What works:

Though my first foray into fantasy was Tolkien, Terry Brooks was really the one to fully grab me. I read the original trilogy and the Heritage series in the late 90s, so when this book came out in 2000, I was aching for this series. And it didn’t disappoint (and still doesn’t). The biggest thing about Mr. Brooks is his attention to detail in crafting a story. While I loved individual books in the aforementioned stories, I really didn’t get invested in every single character arc (though after re-reads, I understood them better) until this story. I love every single character POV and care so much about them. This book, this quest, these characters are the exact reason I started forming/writing my own fantasy stories. There is just something so graceful and encouraging in this book/trilogy that I couldn’t help myself for wanting to emulate Mr. Brooks.

The one thing that sets this series apart for me is the expansion of the world. In the original trilogy there is only the most basic of hints this world is the future of Earth. A bit more is expanded in the Heritage series (I’m thinking of you Eldwist!), but this series really hits home that this is our future. I love the journey to Castledown – which is obvious it takes place in Asia (hence the name Parkasia). It really adds a layer of setting and place.

Every time I re-read this series, I find a new character to fall in love with, and that is what makes Mr. Brooks fantastic as a writer in these early series. When I first read it as a teenager, obviously Bek and Quentin were my favorites because they were of a same age to me. Then it became Walker. Now it is Rue and Redden, the Rovers. I always loved Rue because she was an awesome character, but now, I can really see the progression of Mr. Brooks as a writer. In the early stories, only Brin and Wren were main female characters, but they were magic users, family members. They were the ones the story happened to. Not Rue. Rue is not the main character, but her story arc is amazing. She relies on her instincts, her abilities, her charm, her wit. She is a perfect character.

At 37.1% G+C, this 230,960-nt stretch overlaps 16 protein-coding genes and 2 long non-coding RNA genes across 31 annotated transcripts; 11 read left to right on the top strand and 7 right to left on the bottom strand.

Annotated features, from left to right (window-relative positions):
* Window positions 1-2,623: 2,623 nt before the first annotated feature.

I also love the fact that one of the main characters – with that familial connection – is a villain. It is a true flip of the script. The Ilse Witch is great.

While I really like stories with major plots and scheme, my favorite fantasy trope is the quest. I just love having characters go to someplace unknown and just grow from that. The Druid of Shannara is pretty much one of my favorite fantasy books because of Walker’s journey to the Eldwist. And this trilogy adds another level to an awesome journey story. I absolutely love the journey itself, but also the stuff that happens on said journey – like the growth of Bek, the mystery of the Ilse Witch, who is the spy, what will happen to the group. It is just an overall amazing first book in this trilogy.

What doesn’t work:

While I am a huuuuuuuuuge Terry Brooks fan (I will read the hell out of all his books!), this series starts the formula for all his other books that take place chronologically after this. What I mean is that the same types of characters start to reappear, especially the boy Ohmsford character and the Wishsong. Bek is amazing, but down the road, you see him over and over again, so it really isn’t a blight on this book, but it does set the stage.

The other thing I never noticed before I tried to become a writer myself was the repeating Mr. Brooks tends to do sometimes. For example, every time the characters meet to discuss their plans, every single character is named in that meeting. It happens a lot! And after a few times, it gets somewhat trite. This also happens with catching characters up to speed, many times the same history is repeated.

The biggest thing to me is probably the title. I enjoy how the script is flipped with the Ilse Witch, but really, in the scheme of the trilogy (spoiler), she really isn’t the major focus until book 2 and especially book 3. While book 2 is aptly named, I think book 3 should have been called Ilse Witch. The reason this bugs me is because the Ilse Witch isn’t a major POV character here, and most of the story revolves around the journey from Walker/Bek’s POV. I know it is silly, but I think the title doesn’t fit the story, but if you couldn’t tell, I really love this books so I am somewhat nit-picking here.

Rating:

5 our of 5

Terry Brooks will always be one of my favorite authors and I re-read them quite often to immerse myself in a wonderful story. It is hard for me to rate each book individually because this trilogy is so strong as a whole, there are no let-down books that tend to happen with series. I don’t know how anyone who enjoys fantasy could not love this book (trilogy).

What I’ve Read: Prince of Thorns

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Prince of Thorns by Mark Lawrence, book 1 of the Broken Empire trilogy

Brief Summary: